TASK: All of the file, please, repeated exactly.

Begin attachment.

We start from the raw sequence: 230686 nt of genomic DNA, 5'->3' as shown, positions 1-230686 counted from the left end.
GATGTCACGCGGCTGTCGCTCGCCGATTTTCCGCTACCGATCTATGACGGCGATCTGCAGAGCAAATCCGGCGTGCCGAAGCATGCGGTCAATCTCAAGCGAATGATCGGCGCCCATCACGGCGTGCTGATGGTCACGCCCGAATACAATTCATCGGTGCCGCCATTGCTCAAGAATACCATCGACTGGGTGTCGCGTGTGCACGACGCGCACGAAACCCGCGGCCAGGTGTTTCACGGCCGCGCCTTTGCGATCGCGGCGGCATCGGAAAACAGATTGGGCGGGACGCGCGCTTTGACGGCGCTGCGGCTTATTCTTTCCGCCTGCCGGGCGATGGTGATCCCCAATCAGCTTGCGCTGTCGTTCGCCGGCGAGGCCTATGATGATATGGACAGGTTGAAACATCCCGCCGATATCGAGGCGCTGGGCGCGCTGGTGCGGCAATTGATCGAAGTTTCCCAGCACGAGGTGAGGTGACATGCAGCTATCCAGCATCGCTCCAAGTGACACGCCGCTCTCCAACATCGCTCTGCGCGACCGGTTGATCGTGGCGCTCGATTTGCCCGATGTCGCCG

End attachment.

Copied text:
We start from the raw sequence: 230686 nt of genomic DNA, 5'->3' as shown, positions 1-230686 counted from the left end.
GATGTCACGCGGCTGTCGCTCGCCGATTTTCCGCTACCGATCTATGACGGCGATCTGCAGAGCAAATCCGGCGTGCCGAAGCATGCGGTCAATCTCAAGCGAATGATCGGCGCCCATCACGGCGTGCTGATGGTCACGCCCGAATACAATTCATCGGTGCCGCCATTGCTCAAGAATACCATCGACTGGGTGTCGCGTGTGCACGACGCGCACGAAACCCGCGGCCAGGTGTTTCACGGCCGCGCCTTTGCGATCGCGGCGGCATCGGAAAACAGATTGGGCGGGACGCGCGCTTTGACGGCGCTGCGGCTTATTCTTTCCGCCTGCCGGGCGATGGTGATCCCCAATCAGCTTGCGCTGTCGTTCGCCGGCGAGGCCTATGATGATATGGACAGGTTGAAACATCCCGCCGATATCGAGGCGCTGGGCGCGCTGGTGCGGCAATTGATCGAAGTTTCCCAGCACGAGGTGAGGTGACATGCAGCTATCCAGCATCGCTCCAAGTGACACGCCGCTCTCCAACATCGCTCTGCGCGACCGGTTGATCGTGGCGCTCGATTTGCCCGATGTCGCCG